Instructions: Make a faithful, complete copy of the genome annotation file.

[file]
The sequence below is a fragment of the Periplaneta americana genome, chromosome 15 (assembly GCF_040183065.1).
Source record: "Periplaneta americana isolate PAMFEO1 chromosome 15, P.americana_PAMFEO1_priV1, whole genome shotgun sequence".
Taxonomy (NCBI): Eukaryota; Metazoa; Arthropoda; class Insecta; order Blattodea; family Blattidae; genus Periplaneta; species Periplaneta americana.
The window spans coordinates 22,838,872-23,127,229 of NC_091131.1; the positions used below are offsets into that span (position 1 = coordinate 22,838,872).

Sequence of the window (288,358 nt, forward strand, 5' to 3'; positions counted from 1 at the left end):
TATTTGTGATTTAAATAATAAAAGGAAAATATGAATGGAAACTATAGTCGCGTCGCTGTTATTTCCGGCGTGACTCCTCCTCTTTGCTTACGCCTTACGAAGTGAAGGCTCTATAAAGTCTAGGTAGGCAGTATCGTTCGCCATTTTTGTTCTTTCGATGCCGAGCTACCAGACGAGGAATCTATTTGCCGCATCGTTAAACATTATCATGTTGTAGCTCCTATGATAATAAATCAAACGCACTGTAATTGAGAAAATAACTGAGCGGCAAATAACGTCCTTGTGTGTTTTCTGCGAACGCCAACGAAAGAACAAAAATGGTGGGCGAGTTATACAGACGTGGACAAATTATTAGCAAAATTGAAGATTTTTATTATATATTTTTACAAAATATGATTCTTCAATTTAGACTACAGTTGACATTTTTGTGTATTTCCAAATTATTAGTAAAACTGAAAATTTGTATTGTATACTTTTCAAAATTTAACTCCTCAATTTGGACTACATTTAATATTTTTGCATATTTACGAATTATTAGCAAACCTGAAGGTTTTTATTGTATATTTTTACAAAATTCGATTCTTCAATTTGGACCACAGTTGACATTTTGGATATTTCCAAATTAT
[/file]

The sequence below is a fragment of the Periplaneta americana genome, chromosome 15 (assembly GCF_040183065.1).
Source record: "Periplaneta americana isolate PAMFEO1 chromosome 15, P.americana_PAMFEO1_priV1, whole genome shotgun sequence".
Taxonomy (NCBI): Eukaryota; Metazoa; Arthropoda; class Insecta; order Blattodea; family Blattidae; genus Periplaneta; species Periplaneta americana.
The window spans coordinates 22,838,872-23,127,229 of NC_091131.1; the positions used below are offsets into that span (position 1 = coordinate 22,838,872).

Sequence of the window (288,358 nt, forward strand, 5' to 3'; positions counted from 1 at the left end):
TATTTGTGATTTAAATAATAAAAGGAAAATATGAATGGAAACTATAGTCGCGTCGCTGTTATTTCCGGCGTGACTCCTCCTCTTTGCTTACGCCTTACGAAGTGAAGGCTCTATAAAGTCTAGGTAGGCAGTATCGTTCGCCATTTTTGTTCTTTCGATGCCGAGCTACCAGACGAGGAATCTATTTGCCGCATCGTTAAACATTATCATGTTGTAGCTCCTATGATAATAAATCAAACGCACTGTAATTGAGAAAATAACTGAGCGGCAAATAACGTCCTTGTGTGTTTTCTGCGAACGCCAACGAAAGAACAAAAATGGTGGGCGAGTTATACAGACGTGGACAAATTATTAGCAAAATTGAAGATTTTTATTATATATTTTTACAAAATATGATTCTTCAATTTAGACTACAGTTGACATTTTTGTGTATTTCCAAATTATTAGTAAAACTGAAAATTTGTATTGTATACTTTTCAAAATTTAACTCCTCAATTTGGACTACATTTAATATTTTTGCATATTTACGAATTATTAGCAAACCTGAAGGTTTTTATTGTATATTTTTACAAAATTCGATTCTTCAATTTGGACCACAGTTGACATTTTGGATATTTCCAAATTAT